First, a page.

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In late September Open Web Application Security Project (OWASP) hosted their Global AppSec conference in the RAI convention center in Amsterdam. We took the team out and enjoyed two full days of inspiration by a large variety of experts in the community. In this article we will share our key takeaways.
OWASP is a non-profit organization supported by a huge global community whose core purpose is to “be the thriving global community that drives visibility and evolution in the safety and security of the world’s software”. OWASP has been around for almost 20 years now and the adoption of their flagship projects has really been taking off since world scale digitization has pushed application security or information security in general to society level threats.
The conference schedule was nicely organized around OWASP’s builder, breaker, and defender communities, as well as some other tracks. Our personal and professional interests cover all of these but we found ourselves attending more builder related sessions. As security engineers who work for a digital agency that helps companies with their digital transformation, and that builds their next generation application landscape, we want to keep learning so we can stay ahead of the game and effectively collaborate with our engineering teams.
CI/CD pipelines using tools like Jenkins have been around for a long time and have helped us to integrate and deliver code to target environments fast, frequent and consistent. A vast ecosystem of solutions and tools today offer nearly every capability imaginable but practically implementing security in and of the pipeline still requires a lot of planning and thought. Cloud native paradigms like containerization further abstract and accelerate solution delivery but they also add complexity and new security concerns (see also “container security” below).
In “Controlled mayhem with cloud native security pipelines” Ben Pick and Jack Mannino provided a comprehensive overview of traditional vs. cloud native pipelines and common security considerations and pitfalls to take into consideration when designing your pipeline.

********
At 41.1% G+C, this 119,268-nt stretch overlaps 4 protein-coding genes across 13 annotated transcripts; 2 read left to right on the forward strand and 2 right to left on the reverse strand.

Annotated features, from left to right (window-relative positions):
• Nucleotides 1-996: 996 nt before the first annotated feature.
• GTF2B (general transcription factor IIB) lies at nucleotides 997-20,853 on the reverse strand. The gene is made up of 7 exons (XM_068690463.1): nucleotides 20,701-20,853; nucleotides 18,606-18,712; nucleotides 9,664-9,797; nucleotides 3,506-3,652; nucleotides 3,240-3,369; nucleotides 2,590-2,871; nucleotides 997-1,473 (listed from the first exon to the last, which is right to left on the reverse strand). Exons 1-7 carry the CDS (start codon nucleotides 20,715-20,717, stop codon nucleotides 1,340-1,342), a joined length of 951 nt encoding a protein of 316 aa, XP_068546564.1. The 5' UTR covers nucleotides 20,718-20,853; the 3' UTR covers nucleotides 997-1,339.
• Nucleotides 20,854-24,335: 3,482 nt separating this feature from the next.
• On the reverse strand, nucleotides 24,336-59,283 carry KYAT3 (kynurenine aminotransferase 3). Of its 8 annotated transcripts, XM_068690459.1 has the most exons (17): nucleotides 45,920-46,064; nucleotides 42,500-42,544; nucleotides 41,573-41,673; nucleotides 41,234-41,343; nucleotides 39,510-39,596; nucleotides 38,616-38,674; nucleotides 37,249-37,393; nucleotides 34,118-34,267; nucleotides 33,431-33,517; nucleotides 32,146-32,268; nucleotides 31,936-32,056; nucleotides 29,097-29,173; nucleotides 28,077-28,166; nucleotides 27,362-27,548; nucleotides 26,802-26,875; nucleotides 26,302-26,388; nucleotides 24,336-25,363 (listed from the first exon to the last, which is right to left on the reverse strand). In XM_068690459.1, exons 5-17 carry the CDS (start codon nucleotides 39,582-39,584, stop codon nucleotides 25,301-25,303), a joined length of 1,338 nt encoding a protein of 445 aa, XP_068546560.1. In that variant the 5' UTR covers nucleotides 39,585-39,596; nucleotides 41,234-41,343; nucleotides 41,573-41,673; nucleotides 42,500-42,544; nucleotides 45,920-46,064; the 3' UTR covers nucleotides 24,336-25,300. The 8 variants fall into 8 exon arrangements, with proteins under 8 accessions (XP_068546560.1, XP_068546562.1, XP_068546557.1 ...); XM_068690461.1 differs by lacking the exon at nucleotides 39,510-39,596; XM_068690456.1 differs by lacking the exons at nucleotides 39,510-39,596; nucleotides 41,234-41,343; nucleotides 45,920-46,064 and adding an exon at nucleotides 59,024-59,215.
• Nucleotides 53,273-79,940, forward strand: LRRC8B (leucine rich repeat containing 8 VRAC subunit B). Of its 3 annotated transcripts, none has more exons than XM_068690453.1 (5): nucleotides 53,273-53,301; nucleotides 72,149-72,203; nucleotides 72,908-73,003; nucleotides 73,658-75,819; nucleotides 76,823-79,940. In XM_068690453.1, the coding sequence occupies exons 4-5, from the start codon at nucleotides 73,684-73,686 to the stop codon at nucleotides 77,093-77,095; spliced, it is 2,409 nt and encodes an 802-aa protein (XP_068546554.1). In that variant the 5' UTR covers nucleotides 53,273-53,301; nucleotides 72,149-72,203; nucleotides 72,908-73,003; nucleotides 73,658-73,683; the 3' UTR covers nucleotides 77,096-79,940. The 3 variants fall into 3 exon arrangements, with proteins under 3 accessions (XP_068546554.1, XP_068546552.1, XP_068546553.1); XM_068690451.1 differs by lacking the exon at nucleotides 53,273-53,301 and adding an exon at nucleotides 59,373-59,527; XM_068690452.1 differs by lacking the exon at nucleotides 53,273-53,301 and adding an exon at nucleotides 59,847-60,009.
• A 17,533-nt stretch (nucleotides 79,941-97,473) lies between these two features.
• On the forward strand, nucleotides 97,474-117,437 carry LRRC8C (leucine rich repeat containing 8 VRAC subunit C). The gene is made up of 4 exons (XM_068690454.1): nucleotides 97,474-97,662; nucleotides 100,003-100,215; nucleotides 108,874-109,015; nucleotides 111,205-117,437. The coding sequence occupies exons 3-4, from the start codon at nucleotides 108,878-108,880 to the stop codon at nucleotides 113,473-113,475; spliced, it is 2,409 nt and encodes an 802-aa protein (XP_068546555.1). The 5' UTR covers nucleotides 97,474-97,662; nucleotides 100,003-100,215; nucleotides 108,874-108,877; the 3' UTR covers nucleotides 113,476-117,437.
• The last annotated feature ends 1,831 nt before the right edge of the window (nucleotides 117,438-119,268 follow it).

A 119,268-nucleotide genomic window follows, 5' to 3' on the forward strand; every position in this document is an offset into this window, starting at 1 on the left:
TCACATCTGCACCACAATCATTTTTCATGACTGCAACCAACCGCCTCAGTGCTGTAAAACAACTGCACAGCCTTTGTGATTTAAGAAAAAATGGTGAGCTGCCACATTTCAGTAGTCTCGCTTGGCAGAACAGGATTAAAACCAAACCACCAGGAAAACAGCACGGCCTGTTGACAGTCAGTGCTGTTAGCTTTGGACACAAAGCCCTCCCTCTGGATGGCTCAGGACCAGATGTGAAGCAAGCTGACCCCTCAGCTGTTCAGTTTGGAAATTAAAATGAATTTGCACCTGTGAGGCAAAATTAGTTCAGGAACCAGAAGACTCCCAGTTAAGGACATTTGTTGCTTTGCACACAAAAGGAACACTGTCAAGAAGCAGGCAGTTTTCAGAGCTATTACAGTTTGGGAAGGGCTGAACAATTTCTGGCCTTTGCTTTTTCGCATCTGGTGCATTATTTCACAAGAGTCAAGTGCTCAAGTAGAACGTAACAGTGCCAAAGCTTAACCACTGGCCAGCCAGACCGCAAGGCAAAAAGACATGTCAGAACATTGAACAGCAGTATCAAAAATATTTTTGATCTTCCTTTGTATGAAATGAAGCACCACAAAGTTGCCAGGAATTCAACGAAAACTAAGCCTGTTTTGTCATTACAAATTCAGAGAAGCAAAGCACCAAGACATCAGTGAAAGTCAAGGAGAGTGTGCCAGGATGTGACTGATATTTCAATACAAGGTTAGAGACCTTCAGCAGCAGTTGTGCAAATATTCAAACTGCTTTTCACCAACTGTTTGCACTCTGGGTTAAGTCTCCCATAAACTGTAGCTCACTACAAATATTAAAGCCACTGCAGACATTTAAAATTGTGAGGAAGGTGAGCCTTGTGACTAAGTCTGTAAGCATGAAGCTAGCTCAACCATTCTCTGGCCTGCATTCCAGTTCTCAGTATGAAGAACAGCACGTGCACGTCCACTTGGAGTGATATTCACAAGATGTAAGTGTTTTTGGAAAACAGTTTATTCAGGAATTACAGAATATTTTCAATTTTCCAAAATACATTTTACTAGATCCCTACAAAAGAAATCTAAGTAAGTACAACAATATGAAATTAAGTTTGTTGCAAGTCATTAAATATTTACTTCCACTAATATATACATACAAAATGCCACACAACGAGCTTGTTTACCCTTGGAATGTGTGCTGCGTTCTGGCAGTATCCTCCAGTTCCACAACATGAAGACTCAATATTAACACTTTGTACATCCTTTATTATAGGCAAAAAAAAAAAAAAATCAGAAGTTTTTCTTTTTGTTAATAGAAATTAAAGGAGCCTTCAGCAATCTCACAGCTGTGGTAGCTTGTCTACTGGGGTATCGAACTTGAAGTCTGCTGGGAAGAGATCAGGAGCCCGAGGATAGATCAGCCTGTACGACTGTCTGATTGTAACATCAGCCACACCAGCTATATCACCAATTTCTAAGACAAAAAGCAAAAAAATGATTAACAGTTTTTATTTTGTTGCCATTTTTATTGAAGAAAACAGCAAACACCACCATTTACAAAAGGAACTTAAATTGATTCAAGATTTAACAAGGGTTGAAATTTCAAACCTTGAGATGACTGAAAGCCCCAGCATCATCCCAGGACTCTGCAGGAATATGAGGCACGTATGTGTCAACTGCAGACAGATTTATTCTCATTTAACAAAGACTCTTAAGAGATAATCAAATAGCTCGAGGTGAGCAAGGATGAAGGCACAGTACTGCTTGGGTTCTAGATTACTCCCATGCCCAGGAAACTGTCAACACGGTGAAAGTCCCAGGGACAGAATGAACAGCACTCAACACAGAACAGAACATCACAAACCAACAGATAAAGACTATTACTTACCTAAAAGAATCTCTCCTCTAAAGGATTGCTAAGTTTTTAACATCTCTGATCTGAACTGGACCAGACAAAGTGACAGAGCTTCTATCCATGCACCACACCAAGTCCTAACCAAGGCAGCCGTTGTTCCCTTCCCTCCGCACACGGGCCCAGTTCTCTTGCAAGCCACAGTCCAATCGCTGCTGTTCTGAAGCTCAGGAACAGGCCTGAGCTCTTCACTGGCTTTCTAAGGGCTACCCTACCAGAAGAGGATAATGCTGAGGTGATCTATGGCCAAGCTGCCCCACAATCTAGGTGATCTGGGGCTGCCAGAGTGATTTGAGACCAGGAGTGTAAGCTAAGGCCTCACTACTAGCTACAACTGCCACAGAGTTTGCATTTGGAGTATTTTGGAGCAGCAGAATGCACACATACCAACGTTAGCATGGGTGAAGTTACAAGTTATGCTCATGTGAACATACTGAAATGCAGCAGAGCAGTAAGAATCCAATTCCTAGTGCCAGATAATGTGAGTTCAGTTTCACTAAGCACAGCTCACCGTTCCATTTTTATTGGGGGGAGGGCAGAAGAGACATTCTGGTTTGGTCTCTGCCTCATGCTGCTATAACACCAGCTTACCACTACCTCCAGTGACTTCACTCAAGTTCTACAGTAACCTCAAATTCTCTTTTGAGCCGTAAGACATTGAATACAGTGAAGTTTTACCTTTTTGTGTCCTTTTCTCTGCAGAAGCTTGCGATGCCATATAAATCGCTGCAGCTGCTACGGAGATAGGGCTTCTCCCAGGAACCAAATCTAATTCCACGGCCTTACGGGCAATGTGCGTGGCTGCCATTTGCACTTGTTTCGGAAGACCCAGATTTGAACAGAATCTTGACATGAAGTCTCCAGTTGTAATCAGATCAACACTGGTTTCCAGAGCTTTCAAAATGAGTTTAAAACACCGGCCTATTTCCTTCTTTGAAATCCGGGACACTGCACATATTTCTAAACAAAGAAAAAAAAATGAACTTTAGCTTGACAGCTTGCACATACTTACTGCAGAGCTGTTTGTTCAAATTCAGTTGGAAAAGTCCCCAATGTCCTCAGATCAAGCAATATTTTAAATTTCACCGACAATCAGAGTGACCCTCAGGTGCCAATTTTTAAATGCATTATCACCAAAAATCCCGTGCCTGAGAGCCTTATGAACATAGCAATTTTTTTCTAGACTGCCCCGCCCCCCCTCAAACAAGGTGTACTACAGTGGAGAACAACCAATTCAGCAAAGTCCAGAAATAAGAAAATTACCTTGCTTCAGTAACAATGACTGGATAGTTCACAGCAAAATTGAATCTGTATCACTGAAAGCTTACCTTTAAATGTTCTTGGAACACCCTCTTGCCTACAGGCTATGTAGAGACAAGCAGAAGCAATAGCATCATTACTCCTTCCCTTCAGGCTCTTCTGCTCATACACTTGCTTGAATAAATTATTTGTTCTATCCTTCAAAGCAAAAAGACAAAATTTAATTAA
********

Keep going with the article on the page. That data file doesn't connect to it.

Our takeaways from this session were:
Vulnerabilities are everywhere and their numbers grow exponentially. How is your average developer supposed to think of every possible scenario as they are trying to solve a business problem? Specific vulnerabilities manifest themselves in many different ways but on a more abstract level the top 10 vulnerabilities haven’t changed all that much in the past decades.
In “Security vulnerabilities decomposition: another way to look at vulnerabilities” Katy Anton took us through groups of vulnerabilities and the controls applied to prevent them.
You find a (security) bug and fix it. Or did you? It is not uncommon that bug fixes are incomplete because we don’t analyze beyond the initial bug report. A bug may be fixed for the reported steps to reproduce but a slight change in the steps may reveal the same bug. A bug may be fixed in one part of the code but all other instances of the same bug in other places of the code or in similar applications are left untouched.
In “How to find and prevent entire classes of security vulnerabilities” Sam Lanning showed some great examples of this behaviour and provides guidance on how we can improve the impact of our bug fixing efforts.
Our takeaways from these sessions were:
Threat modelling has been increasing in popularity. Spending quality time with a team focussed on the security of whatever it is they are creating is invaluable. It’s more concrete than a security awareness training, it’s more transparent than reviewing documents, and it is an opportunity to influence design decisions very early on. It can also be a great team building activity and it can be fun for developers to think like an attacker for a change.